In September 1991, President George H. W. Bush announced that the United States would remove almost all US tactical nuclear forces from deployment so that Russia could undertake similar actions, reducing the risk of nuclear proliferation as the Soviet Union dissolved. Specifically, the US committed to eliminating all of its nuclear artillery shells and short-range nuclear ballistic missile warheads and removing all nonstrategic nuclear warheads from surface ships, attack submarines, and land-based naval aircraft. Soviet leader Mikhail Gorbachev reciprocated, pledging to eliminate all nuclear artillery munitions, nuclear warheads for tactical missiles, and nuclear landmines. He also pledged to withdraw all Soviet tactical naval nuclear weapons from deployment. LEARN MORE
With the fall of the Berlin Wall in late 1989 and the collapse of the Soviet Union by the end of 1991, the fundamental underpinning of the Cold War nuclear standoff was upended. The resulting confusion and unpredictability regarding the status of Soviet nuclear forces became a major global concern. What had been a delicate dance of nuclear stability and “rules of the game” suddenly vanished. With the Soviet collapse, four nations from the former Soviet Union now possessed nuclear weapons: Russia, Belarus, Ukraine, and Kazakhstan.
In late 1991, the US Congress created a program and funding to ensure that former Soviet nuclear infrastructure and materials would be accounted for and secured. The Nunn-Lugar program (officially called the Cooperative Threat Reduction Program) provided a creative and comprehensive set of projects, equipment, and technologies to minimize the risks posed by Russia’s massive—and now dispersed—nuclear arsenal. In 2012 Russia ended the 20-year long program after significant accomplishments. LEARN MORE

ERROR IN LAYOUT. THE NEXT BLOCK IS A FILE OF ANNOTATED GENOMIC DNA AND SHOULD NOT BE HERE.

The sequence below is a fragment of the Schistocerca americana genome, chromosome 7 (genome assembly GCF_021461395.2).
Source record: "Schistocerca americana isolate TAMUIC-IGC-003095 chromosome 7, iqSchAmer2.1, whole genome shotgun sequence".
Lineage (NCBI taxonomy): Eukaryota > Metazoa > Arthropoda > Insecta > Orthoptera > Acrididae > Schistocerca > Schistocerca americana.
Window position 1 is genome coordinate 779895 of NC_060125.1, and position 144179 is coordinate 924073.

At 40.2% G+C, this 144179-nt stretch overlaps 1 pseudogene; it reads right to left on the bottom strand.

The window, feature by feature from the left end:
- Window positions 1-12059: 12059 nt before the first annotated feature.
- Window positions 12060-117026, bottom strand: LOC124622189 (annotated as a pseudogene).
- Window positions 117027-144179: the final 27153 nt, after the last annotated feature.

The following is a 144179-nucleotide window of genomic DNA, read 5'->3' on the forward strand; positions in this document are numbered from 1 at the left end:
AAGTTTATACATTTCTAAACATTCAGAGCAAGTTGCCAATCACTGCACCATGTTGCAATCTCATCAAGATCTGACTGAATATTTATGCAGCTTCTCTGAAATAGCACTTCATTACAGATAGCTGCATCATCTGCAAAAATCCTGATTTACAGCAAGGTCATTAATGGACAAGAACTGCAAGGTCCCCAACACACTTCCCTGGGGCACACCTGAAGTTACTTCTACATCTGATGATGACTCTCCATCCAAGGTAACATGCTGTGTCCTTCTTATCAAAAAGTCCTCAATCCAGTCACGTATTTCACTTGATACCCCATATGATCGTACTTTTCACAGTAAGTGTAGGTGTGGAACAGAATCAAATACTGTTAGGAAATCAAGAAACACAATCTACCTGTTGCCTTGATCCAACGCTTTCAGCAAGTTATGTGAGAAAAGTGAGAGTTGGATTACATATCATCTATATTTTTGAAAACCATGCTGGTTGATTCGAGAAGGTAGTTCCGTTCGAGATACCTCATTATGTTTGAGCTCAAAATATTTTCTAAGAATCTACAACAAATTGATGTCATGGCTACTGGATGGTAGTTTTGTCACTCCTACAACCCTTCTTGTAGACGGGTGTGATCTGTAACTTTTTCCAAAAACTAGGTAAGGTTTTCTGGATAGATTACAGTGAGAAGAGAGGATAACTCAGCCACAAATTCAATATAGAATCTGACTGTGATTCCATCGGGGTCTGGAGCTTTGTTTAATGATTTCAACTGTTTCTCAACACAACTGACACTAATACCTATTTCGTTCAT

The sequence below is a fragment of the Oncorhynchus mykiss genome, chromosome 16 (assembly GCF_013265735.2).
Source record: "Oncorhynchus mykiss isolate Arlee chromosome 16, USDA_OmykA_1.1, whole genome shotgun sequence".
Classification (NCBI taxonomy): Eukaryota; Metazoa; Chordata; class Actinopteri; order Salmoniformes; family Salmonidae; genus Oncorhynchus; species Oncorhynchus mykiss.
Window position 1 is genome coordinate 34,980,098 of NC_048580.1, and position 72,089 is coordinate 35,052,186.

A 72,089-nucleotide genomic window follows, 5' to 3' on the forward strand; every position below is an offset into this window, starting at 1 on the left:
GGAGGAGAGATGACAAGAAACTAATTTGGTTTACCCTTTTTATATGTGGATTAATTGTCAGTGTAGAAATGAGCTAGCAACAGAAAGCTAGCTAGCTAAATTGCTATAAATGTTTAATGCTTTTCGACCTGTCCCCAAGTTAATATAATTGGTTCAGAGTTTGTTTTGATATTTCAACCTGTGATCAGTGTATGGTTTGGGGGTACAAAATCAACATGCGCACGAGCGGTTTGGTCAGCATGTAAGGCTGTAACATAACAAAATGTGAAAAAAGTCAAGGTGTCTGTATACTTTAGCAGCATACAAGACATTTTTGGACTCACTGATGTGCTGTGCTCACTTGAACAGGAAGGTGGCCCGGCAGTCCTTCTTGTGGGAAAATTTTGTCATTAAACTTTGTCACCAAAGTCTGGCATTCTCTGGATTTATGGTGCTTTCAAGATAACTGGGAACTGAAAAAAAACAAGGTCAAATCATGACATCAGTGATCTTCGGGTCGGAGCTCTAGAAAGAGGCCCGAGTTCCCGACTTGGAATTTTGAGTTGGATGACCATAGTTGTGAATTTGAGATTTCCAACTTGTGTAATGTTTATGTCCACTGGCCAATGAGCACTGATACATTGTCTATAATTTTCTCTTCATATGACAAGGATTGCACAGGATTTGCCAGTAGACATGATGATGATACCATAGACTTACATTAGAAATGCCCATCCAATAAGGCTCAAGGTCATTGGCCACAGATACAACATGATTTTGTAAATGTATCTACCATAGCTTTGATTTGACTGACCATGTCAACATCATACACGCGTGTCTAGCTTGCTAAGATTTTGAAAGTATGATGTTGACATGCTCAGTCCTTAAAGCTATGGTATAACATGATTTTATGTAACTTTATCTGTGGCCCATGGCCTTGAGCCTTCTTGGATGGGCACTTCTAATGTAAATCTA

Launched in 1993, this program aimed to reduce the risks of proliferation from former Soviet nuclear weapons by enabling the United States to purchase bomb-grade uranium from Russia and down-blend it into lower-level reactor-grade fuel. This fuel was then put into US nuclear reactors, where it generated electricity for substantial segments of the US power grid. The Russians got paid for the uranium, the US got years worth of nuclear power fuel, and the world now lives with tens of thousands fewer potential nuclear bombs. LEARN MORE
Project Sapphire was a creative, rapid response to dealing with former Soviet nuclear material that “fell through the cracks” of the CTR program. In 1994, US officials visiting Kazakhstan discovered that some 1,300 pounds of bomb-grade uranium was being stored at a nuclear facility. This facility, and its potentially deadly contents, had not been accounted for as part of the larger CTR program. The amount of material could have been readily fashioned into scores of bombs. Through quick and secret planning, the US and Kazakh governments had the material airlifted to a highly secure nuclear facility in Oak Ridge, Tennessee. LEARN MORE